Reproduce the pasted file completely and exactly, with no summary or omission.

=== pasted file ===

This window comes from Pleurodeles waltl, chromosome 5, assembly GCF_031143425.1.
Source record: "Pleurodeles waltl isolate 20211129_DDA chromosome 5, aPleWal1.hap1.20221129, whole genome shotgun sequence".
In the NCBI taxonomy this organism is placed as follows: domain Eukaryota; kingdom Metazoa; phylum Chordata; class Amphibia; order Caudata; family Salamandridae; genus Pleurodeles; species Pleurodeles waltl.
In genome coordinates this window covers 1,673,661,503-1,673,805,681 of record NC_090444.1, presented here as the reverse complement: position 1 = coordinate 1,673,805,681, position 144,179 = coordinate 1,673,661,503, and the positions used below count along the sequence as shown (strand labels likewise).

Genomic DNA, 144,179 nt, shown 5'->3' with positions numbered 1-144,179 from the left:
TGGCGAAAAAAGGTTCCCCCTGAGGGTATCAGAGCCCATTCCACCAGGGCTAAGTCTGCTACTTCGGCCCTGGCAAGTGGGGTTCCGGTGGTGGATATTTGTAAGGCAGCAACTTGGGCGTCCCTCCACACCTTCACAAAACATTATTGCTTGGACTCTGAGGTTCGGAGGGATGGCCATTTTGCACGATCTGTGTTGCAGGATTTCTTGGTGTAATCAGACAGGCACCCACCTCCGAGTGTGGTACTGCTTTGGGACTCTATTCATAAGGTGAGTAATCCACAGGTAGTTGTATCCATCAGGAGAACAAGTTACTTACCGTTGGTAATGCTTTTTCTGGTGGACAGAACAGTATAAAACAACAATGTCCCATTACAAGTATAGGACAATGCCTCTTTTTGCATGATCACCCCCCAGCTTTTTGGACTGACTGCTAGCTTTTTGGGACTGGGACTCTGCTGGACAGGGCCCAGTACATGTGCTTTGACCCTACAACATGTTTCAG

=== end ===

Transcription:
This window comes from Pleurodeles waltl, chromosome 5, assembly GCF_031143425.1.
Source record: "Pleurodeles waltl isolate 20211129_DDA chromosome 5, aPleWal1.hap1.20221129, whole genome shotgun sequence".
In the NCBI taxonomy this organism is placed as follows: domain Eukaryota; kingdom Metazoa; phylum Chordata; class Amphibia; order Caudata; family Salamandridae; genus Pleurodeles; species Pleurodeles waltl.
In genome coordinates this window covers 1,673,661,503-1,673,805,681 of record NC_090444.1, presented here as the reverse complement: position 1 = coordinate 1,673,805,681, position 144,179 = coordinate 1,673,661,503, and the positions used below count along the sequence as shown (strand labels likewise).

Genomic DNA, 144,179 nt, shown 5'->3' with positions numbered 1-144,179 from the left:
TGGCGAAAAAAGGTTCCCCCTGAGGGTATCAGAGCCCATTCCACCAGGGCTAAGTCTGCTACTTCGGCCCTGGCAAGTGGGGTTCCGGTGGTGGATATTTGTAAGGCAGCAACTTGGGCGTCCCTCCACACCTTCACAAAACATTATTGCTTGGACTCTGAGGTTCGGAGGGATGGCCATTTTGCACGATCTGTGTTGCAGGATTTCTTGGTGTAATCAGACAGGCACCCACCTCCGAGTGTGGTACTGCTTTGGGACTCTATTCATAAGGTGAGTAATCCACAGGTAGTTGTATCCATCAGGAGAACAAGTTACTTACCGTTGGTAATGCTTTTTCTGGTGGACAGAACAGTATAAAACAACAATGTCCCATTACAAGTATAGGACAATGCCTCTTTTTGCATGATCACCCCCCAGCTTTTTGGACTGACTGCTAGCTTTTTGGGACTGGGACTCTGCTGGACAGGGCCCAGTACATGTGCTTTGACCCTACAACATGTTTCAG